using the arrow buttons.
by clicking on the page.
the page around when zoomed in by dragging it.
the zoom using the slider when zoomed-in.
by clicking on the zoomed-in page.
by entering text in the search field, and select "This Issue" or "All Issues"
by clicking on thumbnails to select pages, and then press the print button.
displays sections with thumbnails and descriptions.
displays a slider of thumbnails. Click on a page to jump.
allows you to browse the full archive.
about your subscription?
Buddhadharma : Spring 2014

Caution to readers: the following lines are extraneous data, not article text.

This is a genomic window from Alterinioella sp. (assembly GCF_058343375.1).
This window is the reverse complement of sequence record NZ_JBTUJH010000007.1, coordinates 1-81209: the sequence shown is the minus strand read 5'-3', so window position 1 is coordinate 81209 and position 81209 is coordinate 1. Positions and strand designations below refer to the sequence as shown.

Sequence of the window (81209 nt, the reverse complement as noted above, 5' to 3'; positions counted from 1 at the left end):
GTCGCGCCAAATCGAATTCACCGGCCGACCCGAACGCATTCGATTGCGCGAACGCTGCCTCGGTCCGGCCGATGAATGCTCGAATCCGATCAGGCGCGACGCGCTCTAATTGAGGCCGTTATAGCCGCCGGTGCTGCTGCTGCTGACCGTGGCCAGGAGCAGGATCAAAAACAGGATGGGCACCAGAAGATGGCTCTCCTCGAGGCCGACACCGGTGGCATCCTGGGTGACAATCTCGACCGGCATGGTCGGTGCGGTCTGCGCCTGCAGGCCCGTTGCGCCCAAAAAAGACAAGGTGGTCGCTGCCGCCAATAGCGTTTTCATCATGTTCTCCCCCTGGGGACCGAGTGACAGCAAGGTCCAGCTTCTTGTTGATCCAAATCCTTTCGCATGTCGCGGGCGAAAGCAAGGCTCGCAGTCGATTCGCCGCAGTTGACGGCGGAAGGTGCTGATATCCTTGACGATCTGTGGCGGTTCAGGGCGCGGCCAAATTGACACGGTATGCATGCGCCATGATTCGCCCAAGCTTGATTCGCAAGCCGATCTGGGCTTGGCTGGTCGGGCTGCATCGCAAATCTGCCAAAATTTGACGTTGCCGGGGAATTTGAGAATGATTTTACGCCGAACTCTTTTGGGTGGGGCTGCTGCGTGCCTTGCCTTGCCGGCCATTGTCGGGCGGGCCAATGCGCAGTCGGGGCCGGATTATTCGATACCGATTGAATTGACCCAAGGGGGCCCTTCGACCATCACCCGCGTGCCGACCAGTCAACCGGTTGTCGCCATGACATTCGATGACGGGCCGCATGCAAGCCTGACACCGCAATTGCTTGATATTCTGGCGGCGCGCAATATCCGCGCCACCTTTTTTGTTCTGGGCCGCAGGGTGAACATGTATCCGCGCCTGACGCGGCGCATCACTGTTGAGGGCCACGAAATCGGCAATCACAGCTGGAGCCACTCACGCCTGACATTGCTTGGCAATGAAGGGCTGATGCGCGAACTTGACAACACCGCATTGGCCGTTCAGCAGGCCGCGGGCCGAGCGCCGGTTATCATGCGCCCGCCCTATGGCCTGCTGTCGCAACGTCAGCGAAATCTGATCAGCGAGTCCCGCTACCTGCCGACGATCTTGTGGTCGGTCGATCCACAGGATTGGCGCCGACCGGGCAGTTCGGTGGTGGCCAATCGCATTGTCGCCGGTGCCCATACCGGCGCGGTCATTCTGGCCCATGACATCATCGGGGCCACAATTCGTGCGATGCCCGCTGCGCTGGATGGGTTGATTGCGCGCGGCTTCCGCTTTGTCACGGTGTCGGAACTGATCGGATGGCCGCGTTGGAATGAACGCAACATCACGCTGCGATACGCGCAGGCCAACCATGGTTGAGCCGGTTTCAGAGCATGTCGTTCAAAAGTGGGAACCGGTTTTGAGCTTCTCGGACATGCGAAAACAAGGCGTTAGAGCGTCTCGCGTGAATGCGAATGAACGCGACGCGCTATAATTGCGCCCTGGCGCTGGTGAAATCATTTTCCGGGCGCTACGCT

82 BUDDHADHARMA: THE PRACTITIONER’S QUARTERLY SPRING 2 0 1 4 we engage in now, which again become conditions for future existence. Thus, the Buddha teaches, it was our own karmically constructive sankharas that have built up our present edifice of personal being, and it is our present constructive sankharas that are build- ing up the edifices of personal being we will inhabit in future lives. These edifices consist of nothing other than sankharas as conditioned things, the conditioned phenomena comprised in the five aggregates. The most important fact to under- stand about sankharas, as conditioned phenomena, is that they are all imperma- nent: “Impermanent, alas, are sankha- ras.” They are impermanent not only in the sense that in their gross manifesta- tions they will eventually cease to be, but even more pointedly because at the subtle level they are constantly under- going rise and fall, forever coming into being and then, in a split second, break- ing up and perishing: “Their very nature is to arise and vanish.” For this reason the Buddha declares that all sankharas are suffering (sabbe sankhara dukkha). However, they are suffering not because they are all actually painful and stress- ful but because they are stamped with the mark of transience: “Having arisen, they then cease.” Because they all cease, they cannot provide stable happiness and security. To win complete release from suf- fering, we must attain release not only from personal experiential suffering but also from the unsatisfactoriness intrinsic to all conditioned existence. This aspect of suffering is called sankhara-dukkha. It is the dimension of dukkha that is inseparable from our journey through the round of birth and death. What lies beyond the sankharas is that which is not constructed, not put together, not compounded. This is nibbana, which is accordingly called the unconditioned (asankhata)—the opposite of what is sankhata, constructed, put together, compounded. Nibbana is called the unconditioned precisely because it is a state that is neither itself a sankhara nor constructed by sankharas; it is a phenomena in their relationship to the stages of meditation. We find this usage in Majjhima Nikaya sutta 44. Here, the bodily sankhara is identified with inha- lation and exhalation “because these things are bodily, dependent on the body.” The verbal sankhara is identified with thought and examination “because first one thinks and examines, and then breaks out into speech.” The mental sankhara is identified with perception and feeling “because these things are mental, dependent on the mind.” In the development of deeper medita- tive states, the verbal sankhara ceases with the attainment of the second jhana, in which thought and examination sub- side; the bodily sankhara ceases with the attainment of the fourth jhana, in which breathing stops; and the mental sankhara ceases with “the attainment of the cessation of perception and feeling.” Putting the Brake to the Sankharas The fact that sankharas can include both active forces and the things produced by them is highly significant and secures for the term its role as the cornerstone of the Buddha’s philosophical vision. What the Buddha teaches is that the sankharas in the two active senses—the volitional activities operative in dependent origi- nation and the karmic volitions in the fourth aggregate—construct the sankha- ras in the passive sense: “They construct the conditioned; therefore they are called volitional activities. And what are the conditioned things they construct? They construct material form, feeling, percep- tion, volitional activities, and conscious- ness; therefore they are called volitional activities” (Samyutta Nikaya 22:79). Though external inanimate things may arise from purely physical causes, the sankharas that make up our per- sonal being—the five aggregates—are all products of the karmically active sankharas, particularly those we cre- ated in our previous lives. In the present life as well, the five aggregates are con- stantly being maintained, refurbished, and extended by the volitional activities ➤ continued from page 66 Jakusho Kwong, Abbot Soto Zen Lineage of Shunryu Suzuki-roshi resident training monthly sesshins guest resident practice solo retreats workshops daily meditation rural country setting Genjo-ji 6367 Sonoma Mountain Road Santa Rosa, CA 95404 707.545.8105 firstname.lastname@example.org www.smzc.net SONOMA MOUNTAIN ZEN CENTER